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ARS Home » Midwest Area » Ames, Iowa » National Laboratory for Agriculture and The Environment » Agroecosystems Management Research » Research » Publications at this Location » Publication #381989

Research Project: Sustainable and Resilient Cropping Systems for Midwestern Landscapes

Location: Agroecosystems Management Research

Title: Short-term effects of nitrogen source on soil properties and plant growth

item Wacha, Kenneth - Ken
item HATFIELD, JERRY - Retired ARS Employee
item O'Brien, Peter
item DOLD, CHRISTIAN - Agrosphere Institute

Submitted to: Agrosystems, Geosciences & Environment
Publication Type: Peer Reviewed Journal
Publication Acceptance Date: 4/21/2021
Publication Date: 6/17/2021
Citation: Wacha, K.M., Hatfield, J.L., O'Brien, P.L., Dold, C. 2021. Short-term effects of nitrogen source on soil properties and plant growth. Agrosystems, Geosciences & Environment. 4(2). Article e20176.

Interpretive Summary: This manuscript focuses on the short-term impact that amendment types (organic vs inorganic) has on several metrics of soil functionality. These metrics include soil biological activity, aggregation and plant biomass production are are important in improving soil quality. We found using organic amendments did not lose any plant production when compared to inorganic, but there were notable increases in aggregate stability and biological activity. This study does not provide an answer for how long it takes to see benefits of organic amendments, but it does hint that there are plenty of short-term benefits, and it justifies further examination of these types of amendments. This research informs producers of the tradeoffs of organic N sources on soil health and production and scientists interested in alternative management practices.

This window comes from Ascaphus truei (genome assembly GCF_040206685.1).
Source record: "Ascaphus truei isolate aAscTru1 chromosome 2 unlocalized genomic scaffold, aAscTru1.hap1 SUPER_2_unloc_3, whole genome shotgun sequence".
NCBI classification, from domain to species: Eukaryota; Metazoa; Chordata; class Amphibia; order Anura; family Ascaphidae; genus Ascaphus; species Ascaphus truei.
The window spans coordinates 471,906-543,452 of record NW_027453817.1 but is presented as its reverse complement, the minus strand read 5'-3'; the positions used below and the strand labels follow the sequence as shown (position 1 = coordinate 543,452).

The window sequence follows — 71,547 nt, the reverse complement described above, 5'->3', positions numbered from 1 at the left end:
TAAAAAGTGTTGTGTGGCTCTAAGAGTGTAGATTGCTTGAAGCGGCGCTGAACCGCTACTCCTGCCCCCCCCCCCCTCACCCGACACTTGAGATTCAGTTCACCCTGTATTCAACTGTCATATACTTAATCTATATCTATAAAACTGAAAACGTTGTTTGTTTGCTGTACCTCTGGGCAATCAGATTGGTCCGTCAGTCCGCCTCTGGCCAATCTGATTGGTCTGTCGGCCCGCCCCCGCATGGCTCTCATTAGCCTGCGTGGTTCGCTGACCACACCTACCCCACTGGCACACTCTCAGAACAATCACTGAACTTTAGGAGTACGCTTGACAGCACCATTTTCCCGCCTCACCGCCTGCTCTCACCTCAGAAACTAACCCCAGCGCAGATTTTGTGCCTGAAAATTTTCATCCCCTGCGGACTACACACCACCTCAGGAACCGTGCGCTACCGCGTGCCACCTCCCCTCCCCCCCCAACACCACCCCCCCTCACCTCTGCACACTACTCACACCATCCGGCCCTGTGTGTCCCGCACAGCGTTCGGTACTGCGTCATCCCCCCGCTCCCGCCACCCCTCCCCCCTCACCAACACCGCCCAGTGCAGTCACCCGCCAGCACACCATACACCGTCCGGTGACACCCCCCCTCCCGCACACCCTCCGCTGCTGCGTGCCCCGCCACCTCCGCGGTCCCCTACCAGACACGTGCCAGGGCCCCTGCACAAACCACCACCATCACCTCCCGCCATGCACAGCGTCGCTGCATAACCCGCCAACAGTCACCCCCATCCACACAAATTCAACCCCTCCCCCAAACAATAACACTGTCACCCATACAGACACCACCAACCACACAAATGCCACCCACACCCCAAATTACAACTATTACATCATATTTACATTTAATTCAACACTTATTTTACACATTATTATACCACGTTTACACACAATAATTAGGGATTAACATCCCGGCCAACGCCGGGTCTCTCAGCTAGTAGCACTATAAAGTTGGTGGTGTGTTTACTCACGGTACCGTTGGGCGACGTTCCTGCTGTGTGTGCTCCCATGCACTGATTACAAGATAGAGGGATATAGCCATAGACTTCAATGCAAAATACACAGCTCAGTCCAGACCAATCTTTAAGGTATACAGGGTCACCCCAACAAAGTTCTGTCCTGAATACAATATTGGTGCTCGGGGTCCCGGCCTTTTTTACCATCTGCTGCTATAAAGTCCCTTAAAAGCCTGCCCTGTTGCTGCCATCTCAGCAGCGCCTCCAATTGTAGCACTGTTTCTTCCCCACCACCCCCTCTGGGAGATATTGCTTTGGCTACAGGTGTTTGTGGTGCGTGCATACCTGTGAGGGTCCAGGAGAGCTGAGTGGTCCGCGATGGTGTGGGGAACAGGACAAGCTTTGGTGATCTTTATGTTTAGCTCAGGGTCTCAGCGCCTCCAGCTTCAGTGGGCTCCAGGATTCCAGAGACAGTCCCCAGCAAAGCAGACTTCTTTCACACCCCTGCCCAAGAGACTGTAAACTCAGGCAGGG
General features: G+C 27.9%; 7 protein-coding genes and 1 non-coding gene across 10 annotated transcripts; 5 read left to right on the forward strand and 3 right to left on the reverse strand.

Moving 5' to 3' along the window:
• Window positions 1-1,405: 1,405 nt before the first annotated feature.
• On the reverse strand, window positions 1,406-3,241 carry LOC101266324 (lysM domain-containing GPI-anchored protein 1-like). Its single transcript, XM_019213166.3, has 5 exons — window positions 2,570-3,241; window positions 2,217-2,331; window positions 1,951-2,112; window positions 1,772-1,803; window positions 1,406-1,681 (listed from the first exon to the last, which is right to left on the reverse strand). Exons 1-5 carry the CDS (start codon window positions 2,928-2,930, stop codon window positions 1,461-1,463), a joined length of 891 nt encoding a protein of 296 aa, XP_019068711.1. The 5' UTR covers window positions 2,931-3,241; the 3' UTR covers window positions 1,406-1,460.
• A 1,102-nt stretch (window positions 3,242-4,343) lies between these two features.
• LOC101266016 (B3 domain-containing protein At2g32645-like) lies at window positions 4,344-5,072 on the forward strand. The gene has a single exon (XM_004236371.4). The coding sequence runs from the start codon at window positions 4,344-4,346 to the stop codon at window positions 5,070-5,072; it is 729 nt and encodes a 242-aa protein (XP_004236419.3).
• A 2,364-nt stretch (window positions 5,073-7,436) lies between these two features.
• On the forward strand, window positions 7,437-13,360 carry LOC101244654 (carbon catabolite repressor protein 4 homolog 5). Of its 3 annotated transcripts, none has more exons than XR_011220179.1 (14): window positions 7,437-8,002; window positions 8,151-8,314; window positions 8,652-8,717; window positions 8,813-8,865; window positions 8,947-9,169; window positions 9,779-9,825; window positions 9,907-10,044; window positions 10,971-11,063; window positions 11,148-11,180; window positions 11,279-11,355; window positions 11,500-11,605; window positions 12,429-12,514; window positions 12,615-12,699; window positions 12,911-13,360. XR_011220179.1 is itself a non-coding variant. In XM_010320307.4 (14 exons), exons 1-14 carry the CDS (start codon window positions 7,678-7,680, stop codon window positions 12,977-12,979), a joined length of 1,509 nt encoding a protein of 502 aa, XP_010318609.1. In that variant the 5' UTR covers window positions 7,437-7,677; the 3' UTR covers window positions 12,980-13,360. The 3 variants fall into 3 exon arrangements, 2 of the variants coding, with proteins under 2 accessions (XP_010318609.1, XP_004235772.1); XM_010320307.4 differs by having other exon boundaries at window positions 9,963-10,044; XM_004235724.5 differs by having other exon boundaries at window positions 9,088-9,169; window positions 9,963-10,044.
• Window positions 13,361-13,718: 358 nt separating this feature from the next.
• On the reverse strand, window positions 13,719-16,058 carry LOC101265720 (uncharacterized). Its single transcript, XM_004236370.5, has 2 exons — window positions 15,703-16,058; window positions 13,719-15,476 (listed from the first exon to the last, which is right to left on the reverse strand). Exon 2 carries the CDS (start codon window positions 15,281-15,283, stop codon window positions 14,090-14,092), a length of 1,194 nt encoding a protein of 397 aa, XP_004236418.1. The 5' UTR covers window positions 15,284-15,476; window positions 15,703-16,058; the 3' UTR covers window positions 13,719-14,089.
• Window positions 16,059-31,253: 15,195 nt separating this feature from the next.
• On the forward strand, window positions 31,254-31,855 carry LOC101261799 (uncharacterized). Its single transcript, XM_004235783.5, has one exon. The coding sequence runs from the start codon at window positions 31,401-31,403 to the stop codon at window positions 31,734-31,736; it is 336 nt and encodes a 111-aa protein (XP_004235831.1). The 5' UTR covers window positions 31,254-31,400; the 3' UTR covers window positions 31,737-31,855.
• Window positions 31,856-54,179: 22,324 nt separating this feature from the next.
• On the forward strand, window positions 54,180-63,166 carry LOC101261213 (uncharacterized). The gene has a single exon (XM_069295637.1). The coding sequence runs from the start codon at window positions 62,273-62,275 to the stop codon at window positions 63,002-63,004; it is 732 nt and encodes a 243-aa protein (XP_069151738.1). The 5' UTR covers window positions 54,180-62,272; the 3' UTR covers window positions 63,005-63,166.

Technical Abstract: A growth chamber experiment was conducted to evaluate the short-term impact of nitrogen (N) amendment type on three metrics of soil functionality, namely soil carbon dioxide (CO2) fluxes, aggregate stability and plant production (aboveground biomass). Large intact soil cores (n=6) were collected and segmented into three N source treatments; (1) organic N source (ORG-N); (2) inorganic N source (UAN-32); and (3) no N source added (no-N). The experiment was run for 130 days, representing one growing season of winter wheat (Triticum aestivum L.). Soil CO2 fluxes accumulated during the growing season (largest to smallest) found ORGN>UAN-32>no-N, with 47.1, 36.6, and 24.6 mol CO2 m-2, respectively. For plant production, both N sources had significantly more aboveground biomass produced than no-N. The wet mean weight diameter (WMWD) of stable aggregates (largest to smallest) was ORG-N > no-N > UAN-32, with 0.22, 0.19 and 0.18 mm, respectively. Significant differences among N source treatments were observed (p<0.05). This study highlights that even over a short-term study, organic N amendments can significantly increase aggregation and soil CO2 fluxes, indicating an increased capacity for several soil functions.